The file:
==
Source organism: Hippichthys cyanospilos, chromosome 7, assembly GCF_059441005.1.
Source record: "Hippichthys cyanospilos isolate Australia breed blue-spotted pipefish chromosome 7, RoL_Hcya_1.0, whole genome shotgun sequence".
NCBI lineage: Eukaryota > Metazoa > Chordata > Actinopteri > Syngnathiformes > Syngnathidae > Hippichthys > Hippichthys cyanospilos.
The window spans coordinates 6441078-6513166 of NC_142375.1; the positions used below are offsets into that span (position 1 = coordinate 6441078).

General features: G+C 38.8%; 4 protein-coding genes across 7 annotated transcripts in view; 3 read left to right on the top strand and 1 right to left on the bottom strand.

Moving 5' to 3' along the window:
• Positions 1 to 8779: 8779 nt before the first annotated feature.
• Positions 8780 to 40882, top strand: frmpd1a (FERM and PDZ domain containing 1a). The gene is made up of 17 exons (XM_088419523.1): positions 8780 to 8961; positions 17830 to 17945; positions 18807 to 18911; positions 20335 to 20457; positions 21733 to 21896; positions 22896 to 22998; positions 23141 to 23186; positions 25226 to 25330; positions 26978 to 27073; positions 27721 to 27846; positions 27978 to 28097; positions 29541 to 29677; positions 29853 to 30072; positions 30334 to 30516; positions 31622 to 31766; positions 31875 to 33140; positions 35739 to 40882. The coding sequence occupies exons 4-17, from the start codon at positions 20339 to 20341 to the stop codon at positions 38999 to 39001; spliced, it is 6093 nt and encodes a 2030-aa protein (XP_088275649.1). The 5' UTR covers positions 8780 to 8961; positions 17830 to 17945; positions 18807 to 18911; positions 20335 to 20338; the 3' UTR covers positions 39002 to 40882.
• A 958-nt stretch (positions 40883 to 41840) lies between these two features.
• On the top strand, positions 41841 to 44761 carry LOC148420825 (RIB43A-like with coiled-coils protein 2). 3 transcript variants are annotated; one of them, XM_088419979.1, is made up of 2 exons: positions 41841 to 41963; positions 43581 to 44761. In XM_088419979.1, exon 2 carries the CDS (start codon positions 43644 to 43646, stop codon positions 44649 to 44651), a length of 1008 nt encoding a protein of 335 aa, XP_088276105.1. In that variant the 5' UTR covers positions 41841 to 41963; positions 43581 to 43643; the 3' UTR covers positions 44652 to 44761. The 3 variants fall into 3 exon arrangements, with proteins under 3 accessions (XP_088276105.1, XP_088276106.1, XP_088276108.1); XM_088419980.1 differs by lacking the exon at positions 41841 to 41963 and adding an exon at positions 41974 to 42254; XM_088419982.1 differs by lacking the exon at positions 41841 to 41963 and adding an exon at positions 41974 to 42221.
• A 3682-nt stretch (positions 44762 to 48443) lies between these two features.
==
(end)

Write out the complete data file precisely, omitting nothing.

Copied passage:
Source organism: Hippichthys cyanospilos, chromosome 7, assembly GCF_059441005.1.
Source record: "Hippichthys cyanospilos isolate Australia breed blue-spotted pipefish chromosome 7, RoL_Hcya_1.0, whole genome shotgun sequence".
NCBI lineage: Eukaryota > Metazoa > Chordata > Actinopteri > Syngnathiformes > Syngnathidae > Hippichthys > Hippichthys cyanospilos.
The window spans coordinates 6441078-6513166 of NC_142375.1; the positions used below are offsets into that span (position 1 = coordinate 6441078).

General features: G+C 38.8%; 4 protein-coding genes across 7 annotated transcripts in view; 3 read left to right on the top strand and 1 right to left on the bottom strand.

Moving 5' to 3' along the window:
• Positions 1 to 8779: 8779 nt before the first annotated feature.
• Positions 8780 to 40882, top strand: frmpd1a (FERM and PDZ domain containing 1a). The gene is made up of 17 exons (XM_088419523.1): positions 8780 to 8961; positions 17830 to 17945; positions 18807 to 18911; positions 20335 to 20457; positions 21733 to 21896; positions 22896 to 22998; positions 23141 to 23186; positions 25226 to 25330; positions 26978 to 27073; positions 27721 to 27846; positions 27978 to 28097; positions 29541 to 29677; positions 29853 to 30072; positions 30334 to 30516; positions 31622 to 31766; positions 31875 to 33140; positions 35739 to 40882. The coding sequence occupies exons 4-17, from the start codon at positions 20339 to 20341 to the stop codon at positions 38999 to 39001; spliced, it is 6093 nt and encodes a 2030-aa protein (XP_088275649.1). The 5' UTR covers positions 8780 to 8961; positions 17830 to 17945; positions 18807 to 18911; positions 20335 to 20338; the 3' UTR covers positions 39002 to 40882.
• A 958-nt stretch (positions 40883 to 41840) lies between these two features.
• On the top strand, positions 41841 to 44761 carry LOC148420825 (RIB43A-like with coiled-coils protein 2). 3 transcript variants are annotated; one of them, XM_088419979.1, is made up of 2 exons: positions 41841 to 41963; positions 43581 to 44761. In XM_088419979.1, exon 2 carries the CDS (start codon positions 43644 to 43646, stop codon positions 44649 to 44651), a length of 1008 nt encoding a protein of 335 aa, XP_088276105.1. In that variant the 5' UTR covers positions 41841 to 41963; positions 43581 to 43643; the 3' UTR covers positions 44652 to 44761. The 3 variants fall into 3 exon arrangements, with proteins under 3 accessions (XP_088276105.1, XP_088276106.1, XP_088276108.1); XM_088419980.1 differs by lacking the exon at positions 41841 to 41963 and adding an exon at positions 41974 to 42254; XM_088419982.1 differs by lacking the exon at positions 41841 to 41963 and adding an exon at positions 41974 to 42221.
• A 3682-nt stretch (positions 44762 to 48443) lies between these two features.